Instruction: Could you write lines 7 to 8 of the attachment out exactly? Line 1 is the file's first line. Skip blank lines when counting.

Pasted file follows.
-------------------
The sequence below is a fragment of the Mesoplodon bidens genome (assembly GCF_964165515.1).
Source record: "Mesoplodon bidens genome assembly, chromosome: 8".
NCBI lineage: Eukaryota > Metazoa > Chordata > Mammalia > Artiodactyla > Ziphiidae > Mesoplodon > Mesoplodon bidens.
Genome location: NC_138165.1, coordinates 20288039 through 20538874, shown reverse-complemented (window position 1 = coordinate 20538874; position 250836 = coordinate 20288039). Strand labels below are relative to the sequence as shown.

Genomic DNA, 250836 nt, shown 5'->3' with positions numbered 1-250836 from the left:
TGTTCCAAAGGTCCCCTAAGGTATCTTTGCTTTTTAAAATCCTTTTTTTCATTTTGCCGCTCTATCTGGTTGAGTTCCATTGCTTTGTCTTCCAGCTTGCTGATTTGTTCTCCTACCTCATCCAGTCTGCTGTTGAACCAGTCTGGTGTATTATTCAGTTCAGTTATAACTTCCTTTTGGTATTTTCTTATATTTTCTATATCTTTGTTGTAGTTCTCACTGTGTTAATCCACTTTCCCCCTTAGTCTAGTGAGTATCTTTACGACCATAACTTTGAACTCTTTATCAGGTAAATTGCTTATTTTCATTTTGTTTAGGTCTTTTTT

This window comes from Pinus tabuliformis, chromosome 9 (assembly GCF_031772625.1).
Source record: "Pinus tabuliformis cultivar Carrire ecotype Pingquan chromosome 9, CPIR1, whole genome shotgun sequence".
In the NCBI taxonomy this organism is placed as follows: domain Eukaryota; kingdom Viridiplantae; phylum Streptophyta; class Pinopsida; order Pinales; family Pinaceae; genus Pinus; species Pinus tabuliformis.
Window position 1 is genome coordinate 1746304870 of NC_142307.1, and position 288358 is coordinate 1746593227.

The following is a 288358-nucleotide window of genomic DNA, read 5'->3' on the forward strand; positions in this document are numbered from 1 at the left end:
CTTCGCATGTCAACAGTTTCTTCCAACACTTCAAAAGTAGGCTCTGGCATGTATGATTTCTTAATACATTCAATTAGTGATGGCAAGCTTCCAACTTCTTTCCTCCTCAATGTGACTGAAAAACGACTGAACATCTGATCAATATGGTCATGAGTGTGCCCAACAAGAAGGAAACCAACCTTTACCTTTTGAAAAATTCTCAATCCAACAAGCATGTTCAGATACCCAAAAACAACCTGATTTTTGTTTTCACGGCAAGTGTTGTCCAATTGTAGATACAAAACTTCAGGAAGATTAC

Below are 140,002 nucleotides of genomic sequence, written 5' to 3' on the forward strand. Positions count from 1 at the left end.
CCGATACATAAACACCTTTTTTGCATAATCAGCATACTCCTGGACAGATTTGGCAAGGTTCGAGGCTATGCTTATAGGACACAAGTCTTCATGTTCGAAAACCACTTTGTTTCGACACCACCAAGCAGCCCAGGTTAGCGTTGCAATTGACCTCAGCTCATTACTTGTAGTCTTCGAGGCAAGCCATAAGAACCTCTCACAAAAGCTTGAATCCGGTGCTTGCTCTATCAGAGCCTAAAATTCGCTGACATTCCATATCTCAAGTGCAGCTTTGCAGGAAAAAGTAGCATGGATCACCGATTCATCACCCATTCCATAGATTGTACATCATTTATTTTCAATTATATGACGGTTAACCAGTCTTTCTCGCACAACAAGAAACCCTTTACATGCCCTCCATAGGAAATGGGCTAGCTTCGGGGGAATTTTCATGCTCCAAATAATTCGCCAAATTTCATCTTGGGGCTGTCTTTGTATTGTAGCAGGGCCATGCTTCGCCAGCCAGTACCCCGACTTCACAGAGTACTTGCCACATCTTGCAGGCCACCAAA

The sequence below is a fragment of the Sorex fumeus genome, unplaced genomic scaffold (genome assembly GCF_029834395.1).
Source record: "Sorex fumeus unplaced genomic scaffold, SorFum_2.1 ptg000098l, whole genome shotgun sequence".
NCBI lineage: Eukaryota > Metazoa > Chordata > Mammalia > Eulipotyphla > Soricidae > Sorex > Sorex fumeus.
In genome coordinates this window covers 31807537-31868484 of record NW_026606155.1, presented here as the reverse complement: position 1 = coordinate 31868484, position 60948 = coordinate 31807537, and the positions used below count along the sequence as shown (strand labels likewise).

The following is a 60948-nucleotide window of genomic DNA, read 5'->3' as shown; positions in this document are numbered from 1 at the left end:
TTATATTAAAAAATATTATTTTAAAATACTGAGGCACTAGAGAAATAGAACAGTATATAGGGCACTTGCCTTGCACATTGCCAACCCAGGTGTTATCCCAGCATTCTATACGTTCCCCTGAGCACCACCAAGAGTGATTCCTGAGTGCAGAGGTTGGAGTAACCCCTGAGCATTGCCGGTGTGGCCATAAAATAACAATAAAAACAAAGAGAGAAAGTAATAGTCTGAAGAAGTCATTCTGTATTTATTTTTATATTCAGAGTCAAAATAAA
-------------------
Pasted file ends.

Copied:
This window comes from Pinus tabuliformis, chromosome 9 (assembly GCF_031772625.1).
Source record: "Pinus tabuliformis cultivar Carrire ecotype Pingquan chromosome 9, CPIR1, whole genome shotgun sequence".